TCPR: Can we use the unique receptor-binding profiles of atypical antipsychotics to predict efficacy?

Dr. Rosenheck: I don’t think there is any evidence to support that as a basis for clinical decision making. In the end it depends on how you think medicine should be practiced: do we make decisions about patients on the basis of things that could be or do we make decisions on the basis of data that we have? And when things could be, do we falsely conclude that they are, or can we somehow test these hypotheses? The thing that sadly seems to happen in our field is that we substitute speculation for truth because there is much we don’t know.

TCPR: What are your thoughts about the uses of atypical antipsychotics in non-psychotic illnesses such as anxiety and mood disorders?

Dr. Rosenheck: The problem is that the data on depression and the long-term treatment of mania and bipolar disorder are based on six- or eight-week trials. We don’t know the trade-off between benefits and risks over the longer term, and these tend to be longer term illnesses. Most studies that are done these days are by drug companies that need two, usually short-term, trials to get FDA approval for their drug to go on the market, and that is what drives the clinical science of psychiatry.

TCPR: What could be an alternative to these short-term trials?

Dr. Rosenheck: In the past, the NIMH was responsible for testing the effectiveness of medicines. But today they say they are about the business of understanding the basic science of mental illness. This shift occurred in 1990, when employees of a drug company first appeared as authors in a major medical journal in an article about Prozac. This is commonplace today. If you were working for a company, would you see it as in your career interest to publish a paper that said that the company’s drug was less than wonderful? This is how our field operates.

TCPR: How might independent evaluation of therapeutics work?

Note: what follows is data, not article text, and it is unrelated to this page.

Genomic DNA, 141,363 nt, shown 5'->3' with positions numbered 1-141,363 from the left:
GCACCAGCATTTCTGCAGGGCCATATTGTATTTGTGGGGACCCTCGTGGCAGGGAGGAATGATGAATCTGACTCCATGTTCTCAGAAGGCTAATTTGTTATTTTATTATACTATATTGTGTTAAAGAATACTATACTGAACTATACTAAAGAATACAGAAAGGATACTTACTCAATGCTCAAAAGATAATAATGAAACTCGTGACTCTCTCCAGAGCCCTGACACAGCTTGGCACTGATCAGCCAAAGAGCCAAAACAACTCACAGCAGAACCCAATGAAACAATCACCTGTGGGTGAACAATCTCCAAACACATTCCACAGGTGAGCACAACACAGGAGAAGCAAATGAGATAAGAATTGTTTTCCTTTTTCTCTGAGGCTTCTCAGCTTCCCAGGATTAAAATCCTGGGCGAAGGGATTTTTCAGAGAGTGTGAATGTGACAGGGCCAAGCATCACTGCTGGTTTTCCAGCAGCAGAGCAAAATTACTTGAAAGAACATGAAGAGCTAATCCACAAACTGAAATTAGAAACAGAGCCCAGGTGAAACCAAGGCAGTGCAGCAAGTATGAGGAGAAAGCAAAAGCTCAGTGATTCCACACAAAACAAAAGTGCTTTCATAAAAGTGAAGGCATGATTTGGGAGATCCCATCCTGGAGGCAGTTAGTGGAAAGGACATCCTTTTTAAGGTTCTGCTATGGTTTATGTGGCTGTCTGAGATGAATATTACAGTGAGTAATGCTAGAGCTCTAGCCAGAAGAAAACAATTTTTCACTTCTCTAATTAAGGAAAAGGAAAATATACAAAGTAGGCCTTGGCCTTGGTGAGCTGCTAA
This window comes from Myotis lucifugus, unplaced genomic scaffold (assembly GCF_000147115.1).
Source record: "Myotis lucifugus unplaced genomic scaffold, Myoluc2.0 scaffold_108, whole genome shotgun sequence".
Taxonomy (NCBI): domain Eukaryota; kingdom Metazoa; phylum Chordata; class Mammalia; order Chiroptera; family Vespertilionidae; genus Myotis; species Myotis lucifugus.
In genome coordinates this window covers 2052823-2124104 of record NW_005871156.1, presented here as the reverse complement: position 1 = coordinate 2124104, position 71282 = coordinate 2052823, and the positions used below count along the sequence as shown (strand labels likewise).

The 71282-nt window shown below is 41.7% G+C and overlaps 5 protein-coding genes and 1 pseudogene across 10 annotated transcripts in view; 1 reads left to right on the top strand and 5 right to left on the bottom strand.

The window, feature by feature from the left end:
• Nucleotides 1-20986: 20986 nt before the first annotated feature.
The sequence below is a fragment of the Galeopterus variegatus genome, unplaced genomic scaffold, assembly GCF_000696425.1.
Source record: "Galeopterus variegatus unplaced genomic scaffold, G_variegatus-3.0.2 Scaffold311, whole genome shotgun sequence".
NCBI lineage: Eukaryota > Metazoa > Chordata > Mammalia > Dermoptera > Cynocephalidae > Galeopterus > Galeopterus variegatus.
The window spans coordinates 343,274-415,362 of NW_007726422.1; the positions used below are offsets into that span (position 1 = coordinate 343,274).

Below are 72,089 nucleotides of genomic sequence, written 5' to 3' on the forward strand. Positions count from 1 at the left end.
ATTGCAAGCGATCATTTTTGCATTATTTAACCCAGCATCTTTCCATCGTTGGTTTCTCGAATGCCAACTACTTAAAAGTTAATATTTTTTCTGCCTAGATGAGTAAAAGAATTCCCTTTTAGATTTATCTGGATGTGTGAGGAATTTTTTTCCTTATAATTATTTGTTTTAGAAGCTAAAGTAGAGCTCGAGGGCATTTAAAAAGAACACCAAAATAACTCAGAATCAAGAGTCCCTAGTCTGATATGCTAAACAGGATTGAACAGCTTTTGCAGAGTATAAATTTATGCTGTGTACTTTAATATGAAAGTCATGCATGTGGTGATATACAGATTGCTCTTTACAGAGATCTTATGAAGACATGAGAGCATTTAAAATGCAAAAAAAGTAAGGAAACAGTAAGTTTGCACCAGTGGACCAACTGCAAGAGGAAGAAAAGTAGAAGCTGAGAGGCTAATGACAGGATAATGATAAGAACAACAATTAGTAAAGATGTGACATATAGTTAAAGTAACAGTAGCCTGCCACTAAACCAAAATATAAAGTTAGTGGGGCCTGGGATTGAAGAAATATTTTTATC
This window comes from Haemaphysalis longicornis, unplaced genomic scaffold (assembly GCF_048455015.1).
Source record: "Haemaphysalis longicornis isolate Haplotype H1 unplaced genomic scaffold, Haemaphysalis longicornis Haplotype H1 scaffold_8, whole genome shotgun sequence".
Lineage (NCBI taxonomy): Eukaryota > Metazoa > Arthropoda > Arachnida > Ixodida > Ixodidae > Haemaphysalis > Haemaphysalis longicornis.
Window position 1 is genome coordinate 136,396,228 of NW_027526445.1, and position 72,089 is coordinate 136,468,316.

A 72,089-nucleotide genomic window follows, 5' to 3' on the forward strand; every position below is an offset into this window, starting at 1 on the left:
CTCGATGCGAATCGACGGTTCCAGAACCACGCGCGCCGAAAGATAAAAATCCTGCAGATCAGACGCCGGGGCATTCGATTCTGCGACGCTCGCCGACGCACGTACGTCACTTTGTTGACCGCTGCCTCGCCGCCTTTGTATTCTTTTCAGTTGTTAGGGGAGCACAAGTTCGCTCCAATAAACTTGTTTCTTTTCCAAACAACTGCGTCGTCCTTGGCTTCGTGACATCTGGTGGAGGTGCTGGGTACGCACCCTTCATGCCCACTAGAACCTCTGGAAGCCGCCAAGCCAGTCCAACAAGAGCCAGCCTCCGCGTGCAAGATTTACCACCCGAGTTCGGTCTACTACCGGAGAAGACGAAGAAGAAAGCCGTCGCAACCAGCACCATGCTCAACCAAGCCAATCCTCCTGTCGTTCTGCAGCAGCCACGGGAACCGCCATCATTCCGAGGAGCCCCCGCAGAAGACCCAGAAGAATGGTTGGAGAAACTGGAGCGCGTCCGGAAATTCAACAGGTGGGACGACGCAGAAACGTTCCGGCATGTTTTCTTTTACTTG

Dr. Rosenheck: I’ve put forth the idea that once a drug sells more than $1 billion of product, the company should be required to pay a very small tax (1% or 2%) that would fund an independent comparative effectiveness trial of the value of that drug as compared to other available drugs. There is little incentive for anyone to fund those studies, but these are precisely the studies that practitioners need. Psychiatrists know that they should give antipsychotic drugs for schizophrenia; the question is, is any drug better than any other drug, and what are the differences in long-term side effect profiles? Few studies examine these questions over longer periods of time, which is what we need to guide practice. The companies have little incentive for doing studies of this type because they obviously want to show that their drug is superior as quickly as possible. Some have proposed that the federal government should fund agencies to do comparative effectiveness research. The federally funded Patient Centered Outcomes Research Institute (PCORI) has been funded to do this kind of work, which has been an important step forward.

TCPR: Is there anything unique to psychiatry that might make us more susceptible to using medications without sufficient evidence?

Dr. Rosenheck: Yes. We don’t have a single disease with a known etiology. We don’t have a single biomarker of any mental illness. At the current stage, we don’t have evidence that our diagnoses are clinically meaningful because drug companies have shown that some drugs are good for many distinct mental illnesses. The original dream of DSM-III was that you would be able to find the right drug for the right illness at the right time. But the drug companies have led us to believe, whether true or not, that their drugs are good for many, many mental illnesses.This is because we don’t have a reliable definition for any mental illness and no mental illness has any known etiology, except perhaps for post-traumatic stress disorder.

TCPR: Hopefully your comments will make us wiser consumers of information.

Dr. Rosenheck: I think the deeper issue is that psychiatrists need to be aware recent legal actions suggest that fraudulent information has been provided to the public for the purpose of misleading them. Do psychiatrists want to know this? Do they want patients to know it?

TCPR: But shouldn’t we know it?

Dr. Rosenheck: Actually, I find that audiences are very interested in these findings, but find them disconcerting. Our patients are in extraordinary pain, and it is not just that they are in pain, but that their lives are severely impacted at a very young age. Their ability to function is markedly impaired in many cases. These are horrible diseases, but we don’t know what causes them, and we have treatments that seem to be effective—but we don’t know how, and our sources of information are imperfect in some cases. I think that the main thing that psychiatry has to offer is that people who are in the field have extensive experience being with people who have mental illnesses, and the best of them are adept at actually listening to them, which is a good thing.

TCPR: Thank you, Dr. Rosenheck.

Ask the Expert: Old Versus New Antipsychotics

This article originally appeared in:

The Carlat Psychiatry Report
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This article was published in print 1/2013 in Volume:Issue 11:1.